Segment Synopsis: Lawson displays and talks about a photograph she has of John Henry Clay, also known as "Little Henry" who was the son of Henry Clay, Jr. by one of his slaves, Mary Ann. She says Little Henry was with Clay, Jr. when the latter was killed at the Battle of Buena Vista in 1847. She talks about Clay, Jr.'s reputation for affectionate relationships with enslaved African American women. She says Henry Clay sold Little Henry at age 15, but that she needs to research additional details. She discusses the research process supporting her living history presentations, and that she has been doing presentations for five or six years. She says she is a Kentucky Chautauqua performer for the Kentucky Humanities Council, and that in the previous year she did 15 presentations. She says many of her presentations are associated with Black History Month, but she hopes that public interest grows because she considers the story to be common community history. She says she has not worked with the Chautauqua performer who does Henry Clay, but has met him and would like to work with him. She says it is important to understand history from an African American perspective, and she refers to the example of a woman saying Henry Clay liked to drink, but that Aaron was an alcoholic.

Keywords: Battle of Buena Vista; Charlotte Dupuy; Henry Clay, Jr.; John Henry Clay (Little Henry); Kentucky Chautauqua; Kentucky Humanities Council; Mary Ann Clay; Slavery

Subjects: Ashland (Lexington, Ky.); Camp Nelson (Ky.); Camp Nelson National Cemetery; Clay, Henry; Clay, Henry 1777-1852.

00:24:00 - Cultural ownership in living history / Authenticity

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Partial Transcript: And that brings to mind another interesting question, um, when I was at Sturbridge Massachusetts in August, uh, doing interviews...

Segment Synopsis: Lawson talks about living history portrayals across racial boundaries. She says that if such a portrayal is done, it must be done with sensitivity and respect. She adds that authenticity is an issue, and that it would be important to represent the perspective of that culture, which can be challenging. She says she would prefer not to see such a portrayal with African Americans or Native Americans. She says complexion or makeup is not the issue, but the message of the presentation which needs to be culturally sensitive. She talks about authenticity and notes that historically speaking, she does not know if Charlotte Dupuy would actually sing even though she includes that in her living history presentation. She says that her singing is a means of expressing passion to capture the interest of listeners, but that the factual substance of her presentations remain as authentic as possible.

Keywords: African Americans; Authenticity; Body paint; European American; First person voice; Native American; Personas; Third person voice

Subjects: Ashland (Lexington, Ky.); Clay, Henry; Clay, Henry 1777-1852.; Sturbridge (Mass.)

00:30:05 - Kentucky Chautauqua

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Partial Transcript: Um, you mentioned that you are part of ch--Kentucky Chautauqua. How long have you been doing that?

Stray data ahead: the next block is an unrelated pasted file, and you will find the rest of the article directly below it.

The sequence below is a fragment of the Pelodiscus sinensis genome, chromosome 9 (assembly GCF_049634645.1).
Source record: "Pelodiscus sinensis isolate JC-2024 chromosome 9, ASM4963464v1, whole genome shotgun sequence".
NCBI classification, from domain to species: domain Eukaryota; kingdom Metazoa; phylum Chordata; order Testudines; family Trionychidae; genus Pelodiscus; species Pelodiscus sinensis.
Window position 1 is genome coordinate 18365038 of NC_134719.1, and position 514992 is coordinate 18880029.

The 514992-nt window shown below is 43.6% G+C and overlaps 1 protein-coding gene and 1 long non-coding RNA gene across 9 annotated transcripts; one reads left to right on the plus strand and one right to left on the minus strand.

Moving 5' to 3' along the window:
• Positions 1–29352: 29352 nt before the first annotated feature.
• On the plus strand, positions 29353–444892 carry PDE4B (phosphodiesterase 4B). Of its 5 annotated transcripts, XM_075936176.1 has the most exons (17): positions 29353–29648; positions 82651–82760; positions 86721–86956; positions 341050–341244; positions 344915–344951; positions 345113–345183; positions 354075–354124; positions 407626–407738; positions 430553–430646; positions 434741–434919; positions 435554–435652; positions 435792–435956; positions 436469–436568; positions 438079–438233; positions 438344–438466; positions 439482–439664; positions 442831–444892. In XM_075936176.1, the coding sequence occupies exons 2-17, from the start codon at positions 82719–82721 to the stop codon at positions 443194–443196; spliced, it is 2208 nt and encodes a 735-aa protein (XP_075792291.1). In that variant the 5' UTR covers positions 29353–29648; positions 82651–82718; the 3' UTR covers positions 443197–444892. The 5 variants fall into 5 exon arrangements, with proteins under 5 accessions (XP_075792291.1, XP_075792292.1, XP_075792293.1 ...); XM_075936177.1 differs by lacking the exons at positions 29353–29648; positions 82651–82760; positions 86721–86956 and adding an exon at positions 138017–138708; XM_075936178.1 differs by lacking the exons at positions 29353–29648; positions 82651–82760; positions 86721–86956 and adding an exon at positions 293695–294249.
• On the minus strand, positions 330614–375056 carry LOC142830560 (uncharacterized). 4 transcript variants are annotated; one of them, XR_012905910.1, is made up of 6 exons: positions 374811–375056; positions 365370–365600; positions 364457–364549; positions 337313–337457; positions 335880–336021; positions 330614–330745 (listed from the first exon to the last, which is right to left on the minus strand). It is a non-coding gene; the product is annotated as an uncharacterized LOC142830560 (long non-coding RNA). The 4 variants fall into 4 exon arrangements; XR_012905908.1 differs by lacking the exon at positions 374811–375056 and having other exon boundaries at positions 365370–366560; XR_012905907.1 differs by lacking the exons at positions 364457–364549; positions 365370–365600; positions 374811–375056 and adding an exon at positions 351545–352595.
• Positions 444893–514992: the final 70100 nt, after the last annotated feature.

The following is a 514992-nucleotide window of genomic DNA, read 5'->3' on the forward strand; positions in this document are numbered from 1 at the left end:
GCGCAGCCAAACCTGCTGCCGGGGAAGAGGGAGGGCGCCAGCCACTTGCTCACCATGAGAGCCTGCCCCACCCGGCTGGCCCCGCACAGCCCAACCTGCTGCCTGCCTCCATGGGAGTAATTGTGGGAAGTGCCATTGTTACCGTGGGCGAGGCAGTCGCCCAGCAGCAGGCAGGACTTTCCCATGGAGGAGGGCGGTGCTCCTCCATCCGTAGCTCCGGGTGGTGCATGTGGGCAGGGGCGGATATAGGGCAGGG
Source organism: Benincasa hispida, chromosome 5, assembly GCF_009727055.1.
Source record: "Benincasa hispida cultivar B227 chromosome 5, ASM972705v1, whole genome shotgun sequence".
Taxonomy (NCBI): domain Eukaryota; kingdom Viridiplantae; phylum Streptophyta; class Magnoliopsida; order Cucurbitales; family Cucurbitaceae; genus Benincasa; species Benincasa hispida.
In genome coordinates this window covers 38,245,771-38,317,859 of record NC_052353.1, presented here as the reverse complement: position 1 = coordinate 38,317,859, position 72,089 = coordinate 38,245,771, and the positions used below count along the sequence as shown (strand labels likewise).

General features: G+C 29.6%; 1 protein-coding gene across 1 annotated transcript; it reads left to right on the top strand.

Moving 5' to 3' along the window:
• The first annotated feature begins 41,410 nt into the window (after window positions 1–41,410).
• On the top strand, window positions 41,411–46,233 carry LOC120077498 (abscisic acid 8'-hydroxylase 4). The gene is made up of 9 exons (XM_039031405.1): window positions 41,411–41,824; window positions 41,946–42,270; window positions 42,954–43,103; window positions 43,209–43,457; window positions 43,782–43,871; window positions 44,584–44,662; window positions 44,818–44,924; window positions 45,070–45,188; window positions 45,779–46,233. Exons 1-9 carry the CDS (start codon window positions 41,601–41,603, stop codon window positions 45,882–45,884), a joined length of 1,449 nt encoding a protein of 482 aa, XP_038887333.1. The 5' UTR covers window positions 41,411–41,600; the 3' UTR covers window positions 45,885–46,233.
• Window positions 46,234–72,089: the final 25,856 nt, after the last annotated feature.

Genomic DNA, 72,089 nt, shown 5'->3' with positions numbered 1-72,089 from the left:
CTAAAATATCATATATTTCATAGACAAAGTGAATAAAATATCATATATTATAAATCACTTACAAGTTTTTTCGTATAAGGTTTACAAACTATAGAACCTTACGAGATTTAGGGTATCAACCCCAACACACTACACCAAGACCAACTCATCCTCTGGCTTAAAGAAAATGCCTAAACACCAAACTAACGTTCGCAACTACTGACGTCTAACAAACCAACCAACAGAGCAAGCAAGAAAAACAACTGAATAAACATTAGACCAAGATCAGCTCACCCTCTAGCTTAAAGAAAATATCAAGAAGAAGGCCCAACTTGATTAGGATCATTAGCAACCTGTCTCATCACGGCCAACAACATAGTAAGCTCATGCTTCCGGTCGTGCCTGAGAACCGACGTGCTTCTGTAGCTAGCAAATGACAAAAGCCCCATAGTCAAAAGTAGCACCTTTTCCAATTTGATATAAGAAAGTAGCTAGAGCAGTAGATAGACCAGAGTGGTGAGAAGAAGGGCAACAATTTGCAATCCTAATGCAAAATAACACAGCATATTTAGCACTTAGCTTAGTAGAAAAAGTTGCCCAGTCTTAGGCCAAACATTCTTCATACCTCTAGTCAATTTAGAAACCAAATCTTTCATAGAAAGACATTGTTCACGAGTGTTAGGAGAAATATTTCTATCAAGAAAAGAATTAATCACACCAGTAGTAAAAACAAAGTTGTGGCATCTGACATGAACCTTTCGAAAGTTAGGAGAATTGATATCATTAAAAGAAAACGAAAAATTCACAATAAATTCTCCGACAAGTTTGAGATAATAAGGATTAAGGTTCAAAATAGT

Segment Synopsis: Lawson says that Ben Chandler recruited her to become a presenter for Kentucky Chautauqua. She says Chandler was the commissioner of the Kentucky Humanities Council at the time. She talks about the training and research process to prepare to audition for the Kentucky Humanities Council, which included multiple rounds of longer auditions. She says the KHC helped her perfect her performance. She says her perception of the KHC mission was to recruit more performers to represent the African American experience. She says the work is professional and compensated. She says she does not care whether she is called an interpreter or reenactor, and that she refers to herself as a reenactor.

Keywords: Authenticity; Ben Chandler; Experiential learning; First person voice; Kentucky Chautauqua; Kentucky Humanities Council; Personas; Professional; Reenactors; Theater

Subjects: Ashland (Lexington, Ky.); Clay, Henry; Clay, Henry, 1777-1852.; Slavery

00:34:58 - Living history interpretation of slavery

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Partial Transcript: Now I have to, uh, say that one of the reasons I was uh, anxious, I was very, uh, eager t, to interview you was because...

Segment Synopsis: Lawson says that locally in African American churches there are people who reenact portrayals of slavery in plays during Black History Month. She talks about the cultural phenomenon of remembering slavery through reenactment in ways that are unique to the African American community. She says she has only portrayed Charlotte, but has considered developing other stories. She talks about how the KHC encourages development of new portrayals and personas.

Keywords: African American churches; African Americans; Black History Month; Kentucky Chautauqua; Kentucky Humanities Council; Original sources; Storytelling

Subjects: Ashland (Lexington, Ky.); Clay, Henry; Clay, Henry, 1777-1852.; Slavery

00:40:40 - Favorite memory from a living history event

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Partial Transcript: Um, let me wrap it up. I have what I call a capstone question. Um, living history is all about bringing the experiences of the past forward into the present...

Segment Synopsis: Lawson says her favorite memories as a living history presenter involve engaging children. She describes teaching children about our past as her passion. She says she asks children provocative questions about how they would handle bondage, and receives a wide range of responses.

Keywords: Storytelling

Subjects: Ashland (Lexington, Ky.); Clay, Henry; Clay, Henry, 1777-1852.